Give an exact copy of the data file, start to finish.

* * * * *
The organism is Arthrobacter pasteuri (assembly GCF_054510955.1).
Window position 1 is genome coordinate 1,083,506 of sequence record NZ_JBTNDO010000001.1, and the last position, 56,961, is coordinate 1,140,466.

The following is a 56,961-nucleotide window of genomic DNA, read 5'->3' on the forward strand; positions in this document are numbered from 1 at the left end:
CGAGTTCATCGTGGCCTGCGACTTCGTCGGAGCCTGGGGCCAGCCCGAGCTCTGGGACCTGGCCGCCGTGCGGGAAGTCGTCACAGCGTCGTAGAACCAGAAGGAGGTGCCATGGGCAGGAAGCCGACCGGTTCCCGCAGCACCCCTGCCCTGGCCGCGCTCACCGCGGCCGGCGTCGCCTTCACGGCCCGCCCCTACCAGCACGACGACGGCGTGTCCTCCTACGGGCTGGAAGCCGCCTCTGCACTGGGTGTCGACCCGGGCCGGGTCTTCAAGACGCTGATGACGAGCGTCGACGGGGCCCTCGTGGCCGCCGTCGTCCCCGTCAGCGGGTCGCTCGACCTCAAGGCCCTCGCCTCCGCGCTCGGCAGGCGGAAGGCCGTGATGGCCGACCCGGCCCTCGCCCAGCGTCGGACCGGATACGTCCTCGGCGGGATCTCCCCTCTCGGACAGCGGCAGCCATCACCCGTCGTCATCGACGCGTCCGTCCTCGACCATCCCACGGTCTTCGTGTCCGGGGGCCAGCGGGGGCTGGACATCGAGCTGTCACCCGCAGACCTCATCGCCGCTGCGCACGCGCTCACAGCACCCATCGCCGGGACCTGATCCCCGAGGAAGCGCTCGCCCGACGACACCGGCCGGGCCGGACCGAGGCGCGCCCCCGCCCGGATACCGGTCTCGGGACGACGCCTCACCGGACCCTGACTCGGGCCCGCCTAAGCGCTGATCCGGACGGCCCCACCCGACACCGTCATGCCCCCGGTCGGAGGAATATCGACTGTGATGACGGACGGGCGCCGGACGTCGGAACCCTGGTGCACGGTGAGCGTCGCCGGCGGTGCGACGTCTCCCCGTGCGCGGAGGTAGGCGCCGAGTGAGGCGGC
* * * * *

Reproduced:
The organism is Arthrobacter pasteuri (assembly GCF_054510955.1).
Window position 1 is genome coordinate 1,083,506 of sequence record NZ_JBTNDO010000001.1, and the last position, 56,961, is coordinate 1,140,466.

The following is a 56,961-nucleotide window of genomic DNA, read 5'->3' on the forward strand; positions in this document are numbered from 1 at the left end:
CGAGTTCATCGTGGCCTGCGACTTCGTCGGAGCCTGGGGCCAGCCCGAGCTCTGGGACCTGGCCGCCGTGCGGGAAGTCGTCACAGCGTCGTAGAACCAGAAGGAGGTGCCATGGGCAGGAAGCCGACCGGTTCCCGCAGCACCCCTGCCCTGGCCGCGCTCACCGCGGCCGGCGTCGCCTTCACGGCCCGCCCCTACCAGCACGACGACGGCGTGTCCTCCTACGGGCTGGAAGCCGCCTCTGCACTGGGTGTCGACCCGGGCCGGGTCTTCAAGACGCTGATGACGAGCGTCGACGGGGCCCTCGTGGCCGCCGTCGTCCCCGTCAGCGGGTCGCTCGACCTCAAGGCCCTCGCCTCCGCGCTCGGCAGGCGGAAGGCCGTGATGGCCGACCCGGCCCTCGCCCAGCGTCGGACCGGATACGTCCTCGGCGGGATCTCCCCTCTCGGACAGCGGCAGCCATCACCCGTCGTCATCGACGCGTCCGTCCTCGACCATCCCACGGTCTTCGTGTCCGGGGGCCAGCGGGGGCTGGACATCGAGCTGTCACCCGCAGACCTCATCGCCGCTGCGCACGCGCTCACAGCACCCATCGCCGGGACCTGATCCCCGAGGAAGCGCTCGCCCGACGACACCGGCCGGGCCGGACCGAGGCGCGCCCCCGCCCGGATACCGGTCTCGGGACGACGCCTCACCGGACCCTGACTCGGGCCCGCCTAAGCGCTGATCCGGACGGCCCCACCCGACACCGTCATGCCCCCGGTCGGAGGAATATCGACTGTGATGACGGACGGGCGCCGGACGTCGGAACCCTGGTGCACGGTGAGCGTCGCCGGCGGTGCGACGTCTCCCCGTGCGCGGAGGTAGGCGCCGAGTGAGGCGGC